As the world braces for a recession, the Fed is rolling back measures put in place to stop it

Federal (de)regulators.
Federal (de)regulators.
Image: REUTERS/Brendan McDermid
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The Federal Reserve is planning a rollback of financial regulations designed to limit the impact of a recession, just as the world is bracing for the next one.

After the last recession hit, in 2008, a flurry of new regulations were introduced to rein in the largest financial banks and financial firms. In theory, these regulations—which include annual “stress tests”—increase transparency and are intended to make the financial system safer for everyone involved. But by the banks’ reckoning, the same regulations make it harder for them to give people or institutions the loans they seek, and in turn limit the potential for economic growth.

After nearly a decade of pressure from the financial industry, federal regulators have begun chipping away at those rules. In 2017, US president Donald Trump directed Treasury Secretary Steven Mnuchin to review existing financial system regulations, with the goal of taking the teeth out of the 2010 Dodd-Frank Act and revising the Volcker Rule, which prevents banks from using their own accounts for short-term proprietary trading. Trump then signed a law last year that rolled back regulations on small and regional banks, and lowered the amount of capital large banks are required to hold.

Yesterday (March 6), the Federal Reserve announced it will make annual stress test on leading banks less onerous. Currently, the tests assess whether financial institutions can manage, and keep lending, during a crisis, with a pass or fail grade at the end. Going forward, however, the pass/fail system will be dropped, and banks will instead facing enforcement actions rather than a failing grade. Separately, the Fed will relieve large non-bank financial institutions, such as insurers and asset managers, from a “systemically important” classification, which exposed them to greater government oversight and regulation. (The classification has been seldom used and currently applies to just four “too big to fail” firms.)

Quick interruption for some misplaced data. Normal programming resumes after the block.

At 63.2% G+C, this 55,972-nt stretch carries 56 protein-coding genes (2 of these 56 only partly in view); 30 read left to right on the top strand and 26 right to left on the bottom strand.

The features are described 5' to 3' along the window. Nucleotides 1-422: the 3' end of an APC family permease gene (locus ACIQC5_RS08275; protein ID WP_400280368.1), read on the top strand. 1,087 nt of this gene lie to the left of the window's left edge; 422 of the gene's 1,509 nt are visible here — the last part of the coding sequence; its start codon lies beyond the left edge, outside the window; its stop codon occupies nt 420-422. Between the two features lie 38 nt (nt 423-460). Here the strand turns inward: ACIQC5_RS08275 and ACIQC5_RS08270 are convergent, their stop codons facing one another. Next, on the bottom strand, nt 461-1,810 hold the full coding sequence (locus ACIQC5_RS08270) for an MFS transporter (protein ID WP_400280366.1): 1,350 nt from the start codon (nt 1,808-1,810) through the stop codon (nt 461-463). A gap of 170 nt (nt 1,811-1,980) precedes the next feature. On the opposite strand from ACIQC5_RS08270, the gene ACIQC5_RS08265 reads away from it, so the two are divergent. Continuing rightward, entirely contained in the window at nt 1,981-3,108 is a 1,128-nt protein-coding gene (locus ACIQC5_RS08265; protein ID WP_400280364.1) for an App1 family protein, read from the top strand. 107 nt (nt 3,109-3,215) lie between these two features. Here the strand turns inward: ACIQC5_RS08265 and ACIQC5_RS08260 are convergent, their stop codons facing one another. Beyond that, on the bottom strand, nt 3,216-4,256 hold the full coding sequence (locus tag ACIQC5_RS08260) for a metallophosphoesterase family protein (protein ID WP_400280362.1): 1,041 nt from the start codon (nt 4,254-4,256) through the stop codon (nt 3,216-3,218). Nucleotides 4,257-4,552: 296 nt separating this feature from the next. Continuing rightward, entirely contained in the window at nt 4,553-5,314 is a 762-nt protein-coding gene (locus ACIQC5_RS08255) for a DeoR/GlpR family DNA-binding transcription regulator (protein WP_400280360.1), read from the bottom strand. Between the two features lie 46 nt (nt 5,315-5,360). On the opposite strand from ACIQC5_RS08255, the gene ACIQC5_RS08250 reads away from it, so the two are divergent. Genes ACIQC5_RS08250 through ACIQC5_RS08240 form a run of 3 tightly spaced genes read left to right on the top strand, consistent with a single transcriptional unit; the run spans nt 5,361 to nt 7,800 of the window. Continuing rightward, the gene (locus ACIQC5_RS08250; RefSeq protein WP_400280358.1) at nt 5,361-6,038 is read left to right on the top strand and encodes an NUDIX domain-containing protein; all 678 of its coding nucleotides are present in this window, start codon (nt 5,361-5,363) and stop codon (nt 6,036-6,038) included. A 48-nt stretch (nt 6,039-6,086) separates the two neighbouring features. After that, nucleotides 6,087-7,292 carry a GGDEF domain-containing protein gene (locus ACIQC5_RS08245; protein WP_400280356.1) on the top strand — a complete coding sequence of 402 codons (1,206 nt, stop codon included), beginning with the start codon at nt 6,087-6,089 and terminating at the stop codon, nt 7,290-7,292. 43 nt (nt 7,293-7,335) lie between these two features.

The financial industry says the move is long overdue, that banks are in good shape and that regulations are simply holding them back. But the timing seems fraught with danger. Three months out from the worst year for markets in a decade, conditions are at best choppy and at worst precarious. Even if the precise tipping point remains unknown—contagion, slowing global growth, risky corporate debt (membership)—the prognosis of a coming recession seems clear.

Stripping back transparency measures may make it harder for regulators to keep tabs on what’s going on amid this turbulence. Dennis Kelleher, president of Better Markets, a financial industry watchdog group, worries that ending the potential for public fail grades after stress tests “deprives the public of the ability to hold the banks and regulators accountable,” he told the New York Times. “The markets are not going to have the full picture.”